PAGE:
The penetration into the true lumen 8 through the internal blood vessel layer 3 can be done simply and directly with guidewire 27. Afterwards catheter 10 can be withdrawn from the patient to leave guidewire 27 in place, such as for placing a stent (not shown). It is noted that the same guidewire 27 can be used for catheter 10 and for introducing the stent, which significantly facilitates the clinician's work.
Reference is now made to
The embodiment of
As mentioned above, the distal end of catheter 10 protrudes only slightly, or does not protrude at all, beyond balloon 11. The significance of this is now explained with reference to
Reference is now made to
Reference is made again to
Reference is now made to
Reference is now made to
Reference is now made to
Device 30 includes a catheter 32 which has a balloon 34 disposed at a distal end thereof. The distal end of catheter 32 protrudes only slightly, or does not protrude at all, beyond balloon 34, as in the previous embodiments. Accordingly the distal neck of balloon 34 is inverted. Catheter 32 includes an external tube 33 in which an internal tube 35 is disposed. The distal neck of balloon 34 may be bonded or otherwise attached to internal tube 35, and its proximal neck to external tube 33. Internal tube 35 is smaller, and preferably softer or more flexible than external tube 33, thereby creating a pivotal point for balloon 34 to bend when inflated. Internal tube 35 is formed with a first lumen 36 for passing therethrough a guidewire 37. A second lumen 38 is formed between the internal and external tubes 35 and 33 for inflation and deflation of balloon 34.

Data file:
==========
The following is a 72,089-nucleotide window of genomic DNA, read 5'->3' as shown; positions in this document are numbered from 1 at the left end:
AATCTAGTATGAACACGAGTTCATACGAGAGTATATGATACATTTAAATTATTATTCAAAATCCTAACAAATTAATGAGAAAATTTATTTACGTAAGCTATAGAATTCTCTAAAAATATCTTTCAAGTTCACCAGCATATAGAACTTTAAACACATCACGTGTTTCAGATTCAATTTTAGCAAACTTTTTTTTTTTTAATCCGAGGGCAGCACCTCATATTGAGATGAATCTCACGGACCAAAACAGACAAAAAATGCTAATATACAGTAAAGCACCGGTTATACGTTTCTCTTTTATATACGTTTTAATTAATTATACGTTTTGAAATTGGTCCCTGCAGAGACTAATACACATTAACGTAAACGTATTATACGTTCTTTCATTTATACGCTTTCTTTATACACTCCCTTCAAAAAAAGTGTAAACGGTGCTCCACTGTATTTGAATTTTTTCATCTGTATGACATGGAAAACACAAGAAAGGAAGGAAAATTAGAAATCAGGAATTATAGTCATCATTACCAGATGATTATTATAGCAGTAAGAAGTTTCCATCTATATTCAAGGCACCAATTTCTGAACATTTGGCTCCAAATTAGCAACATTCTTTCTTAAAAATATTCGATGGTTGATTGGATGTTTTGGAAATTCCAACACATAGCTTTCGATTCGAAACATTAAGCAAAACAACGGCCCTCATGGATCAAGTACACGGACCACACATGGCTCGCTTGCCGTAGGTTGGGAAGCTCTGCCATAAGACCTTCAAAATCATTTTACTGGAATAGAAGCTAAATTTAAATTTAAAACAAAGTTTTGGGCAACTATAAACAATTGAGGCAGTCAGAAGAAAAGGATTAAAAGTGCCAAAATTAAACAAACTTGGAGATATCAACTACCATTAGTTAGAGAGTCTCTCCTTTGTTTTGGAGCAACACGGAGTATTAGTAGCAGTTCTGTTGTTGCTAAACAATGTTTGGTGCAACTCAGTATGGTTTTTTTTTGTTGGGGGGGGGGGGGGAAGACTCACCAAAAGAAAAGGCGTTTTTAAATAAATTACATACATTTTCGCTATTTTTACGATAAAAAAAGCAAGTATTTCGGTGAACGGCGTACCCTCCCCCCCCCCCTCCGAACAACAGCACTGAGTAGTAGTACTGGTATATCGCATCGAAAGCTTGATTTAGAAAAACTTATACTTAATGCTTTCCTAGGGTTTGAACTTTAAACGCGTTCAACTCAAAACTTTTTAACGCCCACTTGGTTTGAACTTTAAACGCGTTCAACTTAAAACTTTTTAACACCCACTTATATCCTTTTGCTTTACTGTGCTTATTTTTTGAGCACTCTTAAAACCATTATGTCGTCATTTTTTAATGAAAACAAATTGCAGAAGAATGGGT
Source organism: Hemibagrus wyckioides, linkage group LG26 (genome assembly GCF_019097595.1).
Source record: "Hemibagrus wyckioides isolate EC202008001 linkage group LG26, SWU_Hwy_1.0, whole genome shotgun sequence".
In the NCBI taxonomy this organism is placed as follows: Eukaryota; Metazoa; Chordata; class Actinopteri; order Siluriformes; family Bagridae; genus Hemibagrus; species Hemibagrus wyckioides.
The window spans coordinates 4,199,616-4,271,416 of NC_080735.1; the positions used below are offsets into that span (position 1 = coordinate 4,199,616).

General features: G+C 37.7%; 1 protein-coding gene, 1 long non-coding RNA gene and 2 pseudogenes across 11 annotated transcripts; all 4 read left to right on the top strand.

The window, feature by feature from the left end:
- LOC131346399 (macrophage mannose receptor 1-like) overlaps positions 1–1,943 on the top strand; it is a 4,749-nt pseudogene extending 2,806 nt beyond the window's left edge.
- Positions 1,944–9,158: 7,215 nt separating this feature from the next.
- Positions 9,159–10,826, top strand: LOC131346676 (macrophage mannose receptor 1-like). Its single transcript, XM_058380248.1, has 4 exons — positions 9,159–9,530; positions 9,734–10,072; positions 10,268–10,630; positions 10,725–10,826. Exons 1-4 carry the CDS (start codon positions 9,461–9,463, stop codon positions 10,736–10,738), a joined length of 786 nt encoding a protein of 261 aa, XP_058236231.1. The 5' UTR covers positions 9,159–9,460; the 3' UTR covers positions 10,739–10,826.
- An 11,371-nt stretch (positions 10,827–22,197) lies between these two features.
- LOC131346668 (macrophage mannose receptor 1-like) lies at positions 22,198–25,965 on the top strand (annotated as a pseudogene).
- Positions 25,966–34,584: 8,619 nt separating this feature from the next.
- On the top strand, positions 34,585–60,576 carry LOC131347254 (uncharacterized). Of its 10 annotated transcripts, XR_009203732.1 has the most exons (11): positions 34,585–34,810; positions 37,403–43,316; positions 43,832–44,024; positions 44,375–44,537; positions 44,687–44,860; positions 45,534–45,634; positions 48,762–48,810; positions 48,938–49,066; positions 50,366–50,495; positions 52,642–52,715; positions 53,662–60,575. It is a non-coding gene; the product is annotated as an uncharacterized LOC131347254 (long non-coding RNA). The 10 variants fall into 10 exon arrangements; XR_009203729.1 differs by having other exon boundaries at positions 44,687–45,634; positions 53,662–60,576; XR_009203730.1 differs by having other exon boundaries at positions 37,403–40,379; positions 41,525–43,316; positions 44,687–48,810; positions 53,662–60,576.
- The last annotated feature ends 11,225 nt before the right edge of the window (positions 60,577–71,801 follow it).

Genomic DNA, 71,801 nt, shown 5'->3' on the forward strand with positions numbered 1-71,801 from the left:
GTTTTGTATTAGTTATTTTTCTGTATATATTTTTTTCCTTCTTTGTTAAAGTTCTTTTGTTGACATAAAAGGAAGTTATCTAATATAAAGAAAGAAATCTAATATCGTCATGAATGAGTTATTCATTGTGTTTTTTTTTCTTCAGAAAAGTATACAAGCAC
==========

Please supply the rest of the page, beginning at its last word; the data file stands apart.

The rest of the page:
Balloon 34 is a reentry balloon and its use is as described above. In addition, proximal to balloon 34, a second balloon 40 is mounted on the same catheter 32. Second balloon 40 is a PTA balloon and may be attached to the external tube 33 of catheter 32 with regular, non-inverted necks. Second balloon 40 may be inflated or deflated via a third lumen 42 formed in the external tube 33 of catheter 32.
Reference is now made to
Other variations of the embodiment of device 30 are in the scope of the invention. For example, the device may include two lumens (one for the guidewire and another for the balloon), wherein the balloon lumen can inflate either two separate balloons (PTA and reentry) or one balloon that has two sub-balloons (two “humps”), one for PTA and the other for reentry.
It will be appreciated by persons skilled in the art that the present invention is not limited by what has been particularly shown and described hereinabove. Rather the scope of the present invention includes both combinations and subcombinations of the features described hereinabove as well as modifications and variations thereof which would occur to a person of skill in the art upon reading the foregoing description and which are not in the prior art.
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|Clasificación de EE.UU.||606/194|
|Clasificación cooperativa||A61M2025/1065, A61M2025/0197, A61M25/104, A61M25/0068, A61B2017/320056, A61B2017/320048, A61B2017/22095, A61B2017/00252, A61B17/0218, A61B17/02|
|Clasificación europea||A61B17/02, A61M25/10P|